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598 posts

Ultimate Geek
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Topic # 116554 2-May-2013 14:20
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Hi there,

In reference to this thread - - I have been receiving messages informing me of my hard drive failing. Hard disk activity is at an all time high, even just opening a new tab in Firefox causes the laptop to 'freeze' for a few minutes.

I have ordered (and should be here tomorrow) this SSD hydrid drive - My current hard drive is 500GB, but split into two drives: C is 178GB in size, with 118GB free (OS / programs reside on this); D is 266GB in size, with 126GB free.

I've seen information such as

I was wondering if I created an image of both C and D drives [on an external HDD] (but there is also SYSTEM which is 100.00MB in size, with 58.94MB free; and SAMSUNG_REC which is 20.28GB in size, and 726.40MB is free), would:

1. The imaging of both C and D include those SYSTEM and SAMSUNG_REC items?

2. If I boot, with the new drive installed, with my Windows 8 Pro install disc, and follow the instructions under 'To restore using a Windows installation disc or a system repair disc' in this link -

But, because the new drive would not be partitioned, plus their would be no OS on it yet, if I encounter the username and password section of booting Windows into recovery mode, what would I action to undertake the task?

Or could I follow the steps outlined in, but somehow in command prompt (opened in recovery options via boot disc) migrate all clones to the new hard drive, and at the same time set up the partitions with the same sizes as my current HDD?

Many thanks for any guidance in this,

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Uber Geek
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  Reply # 810182 2-May-2013 14:25
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Ah just a FYI from my experience.  


With Windows Image recovery, if your HDD was bigger than your new SSD (in total volume not just used space) you will be unable to move your HDD image to your SSD

I had a big plan to move from my 750GB HDD to a 512GB SSD...still had plenty of unused space but since the SSD was smaller it just wouldn't work.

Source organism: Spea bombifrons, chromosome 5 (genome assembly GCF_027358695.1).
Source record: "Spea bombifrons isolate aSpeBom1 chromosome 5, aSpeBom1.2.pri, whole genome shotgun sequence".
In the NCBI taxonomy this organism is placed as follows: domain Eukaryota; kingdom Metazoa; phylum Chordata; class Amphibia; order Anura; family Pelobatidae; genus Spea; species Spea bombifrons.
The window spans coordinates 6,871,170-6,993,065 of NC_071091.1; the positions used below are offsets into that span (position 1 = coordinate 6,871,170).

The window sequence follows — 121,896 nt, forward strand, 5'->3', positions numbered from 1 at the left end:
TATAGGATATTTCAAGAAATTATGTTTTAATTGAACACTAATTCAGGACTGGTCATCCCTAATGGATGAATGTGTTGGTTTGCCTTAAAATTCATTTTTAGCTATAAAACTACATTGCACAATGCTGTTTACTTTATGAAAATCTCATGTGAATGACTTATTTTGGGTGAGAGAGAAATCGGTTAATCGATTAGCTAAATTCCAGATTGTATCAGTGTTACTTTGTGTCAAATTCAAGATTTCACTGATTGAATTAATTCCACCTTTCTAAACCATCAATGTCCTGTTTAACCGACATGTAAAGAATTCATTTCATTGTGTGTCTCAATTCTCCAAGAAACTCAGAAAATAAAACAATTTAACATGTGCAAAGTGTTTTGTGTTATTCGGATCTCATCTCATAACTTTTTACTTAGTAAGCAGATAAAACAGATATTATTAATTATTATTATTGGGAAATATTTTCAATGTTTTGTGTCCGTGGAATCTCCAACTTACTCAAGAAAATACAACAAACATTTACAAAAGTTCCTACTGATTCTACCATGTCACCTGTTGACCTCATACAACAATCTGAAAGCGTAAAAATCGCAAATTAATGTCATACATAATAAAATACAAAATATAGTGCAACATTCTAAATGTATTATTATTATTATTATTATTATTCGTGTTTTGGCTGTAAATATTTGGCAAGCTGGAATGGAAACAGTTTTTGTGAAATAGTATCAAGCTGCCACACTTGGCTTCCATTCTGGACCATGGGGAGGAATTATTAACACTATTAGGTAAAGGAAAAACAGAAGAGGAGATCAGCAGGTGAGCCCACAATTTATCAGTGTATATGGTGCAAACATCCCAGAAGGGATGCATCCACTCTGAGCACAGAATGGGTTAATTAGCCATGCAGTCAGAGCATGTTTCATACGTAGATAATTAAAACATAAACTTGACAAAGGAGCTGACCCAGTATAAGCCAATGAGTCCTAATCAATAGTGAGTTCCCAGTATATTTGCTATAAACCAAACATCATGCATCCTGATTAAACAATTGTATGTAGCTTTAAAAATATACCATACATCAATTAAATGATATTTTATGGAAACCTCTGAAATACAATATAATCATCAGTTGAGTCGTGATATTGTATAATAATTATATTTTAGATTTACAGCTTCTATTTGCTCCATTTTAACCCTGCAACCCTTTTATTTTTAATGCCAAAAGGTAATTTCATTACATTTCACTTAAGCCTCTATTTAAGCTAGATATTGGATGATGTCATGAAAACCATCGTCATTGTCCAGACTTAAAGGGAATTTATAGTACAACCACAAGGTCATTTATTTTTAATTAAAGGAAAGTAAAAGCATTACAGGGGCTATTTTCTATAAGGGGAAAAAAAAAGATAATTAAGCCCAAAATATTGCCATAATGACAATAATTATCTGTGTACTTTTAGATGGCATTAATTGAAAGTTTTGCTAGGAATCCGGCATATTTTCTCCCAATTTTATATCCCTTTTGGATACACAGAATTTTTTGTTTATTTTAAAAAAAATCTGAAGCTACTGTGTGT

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Ultimate Geek
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  Reply # 810209 2-May-2013 14:47
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Not had much experience with windows but I have done this on a mac with no issues.

If it was me I would not copy everything over take the time and install a fresh copy of windows onto the new drive and set it up again. Anytime you do this you remove most if not all of the issues you where having before.

It will take time but you will be far happier than taking the quick route.

Also you do know that the hybrid drives only have like 8GB of them are SSD and the hard drive dictates what goes where so the speed increases will be small as most of your data will still be pulled from the hard drive.

Best way is to buy a SSD even a 60gb one is better and install that. If you need more space then you would need to install a second drive depending on the laptop you should be able to install one in the CD drive bay if you don't use it very often.

Geoff E


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  Reply # 810218 2-May-2013 15:03
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I'm afraid I can't recall all the details, but I think I used EaseUS backup to do something somewhat similar a while back with very little pain...

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  Reply # 810219 2-May-2013 15:03
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Use something like Paragon Softwares offering and it will let you resize, and take care of the whole thing with wizards. It's fantastic.

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Ultimate Geek
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  Reply # 810226 2-May-2013 15:10
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personal if the HDD is that bad i would not trust the OS on it - i would backup and data you want to keep ASAP before HDD dies, and start again with a fresh install of OS on the SSD and copy back the data you want to keep, but remember that the data may have been corrupted by the dying HDD

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  Reply # 810932 3-May-2013 16:57
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norton ghost used to to do this sort of thing with ntfs.

It would take all the partitions, and resize them proportionally, as long as there was enough free space total across the whole drive for the data of all partitions.

I havent tried this with windows 8 but it might still work. Surely other leading software like paragon can do this now.

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Ultimate Geek
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  Reply # 811071 4-May-2013 04:00
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Did a system image, installed the new HDD and booted from repair disc. Image restored, and hard disk showing as 'Good' as per this program:

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  Reply # 814096 8-May-2013 23:24
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Seeing that you're getting yourself a seagate drive, use the seagate disc wizard to transfer to the new drive. It works mint, have used it plenty of times myself and even copes ok with failing drives.

You're going to love that sshd drive btw. I'm doing that drive as an upgrade and the difference it makes to old machines is amazing. Just be sure to update your chipset drivers beforehand, especially if you have "intel rapid storage".

Edit: doh, didn't read that you've already done it :)

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